Are Southern Baptists Calvinists?

At the G5 summit in 2009, Dallas Baptist University professor and author Dr. David Naugle sought the historical connection between Baptists and Calvinists and explained that:

My recent review of notable Baptist statements of faith (The New Hampshire Confession, 1833; The Abstract of Principles, 1859; the Baptist Faith and Message, 1925, along with its several editions) leads me to suggest, not assert, that, with the exception of particular Baptists, most Baptist churches have, indeed, been historically Calvinistic. –“Calvinism and Baptists – Friends or Foes?”

He then goes on to explain the distinctive element of this “Baptist Calvinism” is that it is “of a more Amyraldian kind.” (I had to look that one up.) I’d never heard of Moses Amyraut, who was a Reformed, French protestant theologian during the early 17th Century. His was a 4/4.5 point Calvinism that held to a “kind of unlimited, limited atonement.”

I’ve found it interesting that even in the last few months as my attention was drawn more and more to conversations within the Southern Baptist Convention, the passionate response that Calvinism brings about. Either one is convinced that it is a scourge upon Baptist life that needs to be pressed out for fear that it undermines missions and evangelism while creating an arrogance among the “elite” elect, or it is passionately defended as the genuine article, the true interpretation of Scripture, and the only truly God-centered theology.

I find it interesting to note that, at least according to Dr. Naugle, all Southern Baptists are Calvinists to some degree.

Maybe we’re just predestined to argue amongst ourselves.


  1. I always find it an interesting idea for someone to consider themselves a “Calvinist” if they hold to less than the traditional 5 points. I recognize that we have often tossed around the terms “4-point Calvinist” or even “3-point Calvinist,” but that seems nonsensical. Can you be a Baptist but just not believe in believer’s baptism (while still holding to autonomy of the local church, priesthood of the believers, etc)? I would argue (and having read Calvin’s Institutes cover to cover, I believe it is fair) that a 4-point Calvinist is not a Calvinist. Interesting thoughts.

    1. It’s an interesting line of thinking. But I think it’s important to note (as I’m sure you’re aware) that Calvin never boiled his theology down to five points – in fact, as he arduously poured over the Scriptures, his institues (intended to be “basic” theology) swelled exponentially. Calvin’s calvinism was much more encompassing than five points, as it taught weighty matters well-beyond soteriology.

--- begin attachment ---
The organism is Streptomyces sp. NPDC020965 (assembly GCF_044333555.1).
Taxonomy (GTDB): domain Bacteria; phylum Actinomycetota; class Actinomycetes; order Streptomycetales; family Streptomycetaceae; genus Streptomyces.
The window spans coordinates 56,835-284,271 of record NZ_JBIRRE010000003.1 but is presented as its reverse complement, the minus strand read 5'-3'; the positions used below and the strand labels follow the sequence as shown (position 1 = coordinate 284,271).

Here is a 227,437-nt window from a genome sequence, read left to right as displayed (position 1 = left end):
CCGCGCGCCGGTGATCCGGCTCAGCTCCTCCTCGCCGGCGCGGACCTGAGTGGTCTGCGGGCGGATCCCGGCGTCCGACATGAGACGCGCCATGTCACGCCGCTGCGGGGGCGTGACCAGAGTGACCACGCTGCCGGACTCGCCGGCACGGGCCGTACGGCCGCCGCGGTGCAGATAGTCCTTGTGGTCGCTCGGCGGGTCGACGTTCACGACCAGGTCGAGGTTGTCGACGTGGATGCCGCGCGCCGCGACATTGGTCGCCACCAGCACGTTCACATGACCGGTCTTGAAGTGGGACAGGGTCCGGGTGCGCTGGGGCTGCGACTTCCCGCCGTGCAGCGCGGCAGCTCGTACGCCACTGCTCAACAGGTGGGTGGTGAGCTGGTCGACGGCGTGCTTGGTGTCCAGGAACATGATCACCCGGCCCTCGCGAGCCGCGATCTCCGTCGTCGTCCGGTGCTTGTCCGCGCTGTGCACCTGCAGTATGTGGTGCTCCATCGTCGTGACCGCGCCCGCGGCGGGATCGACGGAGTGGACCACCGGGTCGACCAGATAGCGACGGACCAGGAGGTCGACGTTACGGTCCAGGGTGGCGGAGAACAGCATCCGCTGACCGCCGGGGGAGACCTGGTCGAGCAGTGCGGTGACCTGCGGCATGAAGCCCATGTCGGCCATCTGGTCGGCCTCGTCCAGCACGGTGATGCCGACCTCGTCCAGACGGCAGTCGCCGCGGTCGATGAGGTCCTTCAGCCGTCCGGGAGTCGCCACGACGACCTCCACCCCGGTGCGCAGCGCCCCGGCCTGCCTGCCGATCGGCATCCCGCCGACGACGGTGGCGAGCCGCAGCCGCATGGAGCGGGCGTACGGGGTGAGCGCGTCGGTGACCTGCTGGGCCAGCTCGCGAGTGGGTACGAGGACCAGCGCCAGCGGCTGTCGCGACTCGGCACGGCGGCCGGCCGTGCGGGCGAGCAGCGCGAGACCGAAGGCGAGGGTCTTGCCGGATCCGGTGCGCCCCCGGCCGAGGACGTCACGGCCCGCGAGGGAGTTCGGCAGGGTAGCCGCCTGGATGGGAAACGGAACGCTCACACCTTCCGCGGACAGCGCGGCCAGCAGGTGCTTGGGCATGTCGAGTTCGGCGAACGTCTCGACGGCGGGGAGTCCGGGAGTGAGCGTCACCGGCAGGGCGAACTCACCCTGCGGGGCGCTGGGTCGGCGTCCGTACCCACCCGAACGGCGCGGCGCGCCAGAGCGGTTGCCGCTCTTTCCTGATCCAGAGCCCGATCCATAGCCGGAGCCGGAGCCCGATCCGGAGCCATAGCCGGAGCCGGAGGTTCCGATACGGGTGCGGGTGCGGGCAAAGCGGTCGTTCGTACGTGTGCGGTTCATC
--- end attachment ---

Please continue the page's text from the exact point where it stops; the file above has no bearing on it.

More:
The five points agreed upon at the Synod of Dort (in response to the five points published in the Remonstrance) were reactionary, and a poor method of setting out theology for all of history. I personally like James K. Smith’s description of Calvinism as, “grace all the way down,” and Spurgeon’s as “Calvinism is the gospel, and nothing else.”

      I think the New-Calvinism is much more open to 4/4.5’ers than historic Calvinism (undoubtedly with the Limited Atonement piece primarily in dispute), which explains it’s growing popularity.

      1. The hard thing for the New Calvinism is overcoming the historic Dortian 5 points. While you may think it was a poor method, Dort has set the accepted standard for defining Calvinism. I agree that Calvin’s theology encompassed more than what is currently viewed as Calvinism. I also believe that Calvin would shun the term Calvinism and its Dortian definitions. However, no one has ever been able to provide a lasting definition of Calvinism that has overcome Dort. That is the problem that Neo-Calvinists face. They must redefine something that has had a standing definition for nearly 400 years.

        The problem with Smith’s and Spurgeon’s definitions is that they do not define anything. What does “grace all the way down” mean? Down to where? Spurgeon’s definition (though probably not intentional) raises the ire of non-Calvinists because they reverse it to say that he means the gospel is Calvinism. If you don’t accept Calvinism then you don’t believe the gospel. That is not Spurgeon’s point, but it demonstrates why Spurgeon’s definition is not widely accepted.

        You are correct to note that limited atonement is the most hotly debated of the 5 points. The question though remains: Is Calvinism Calvinism without limited atonement. Most of my Calvinist friends would say no.

Leave a Comment

Your email address will not be published.

This site uses Akismet to reduce spam. Learn how your comment data is processed.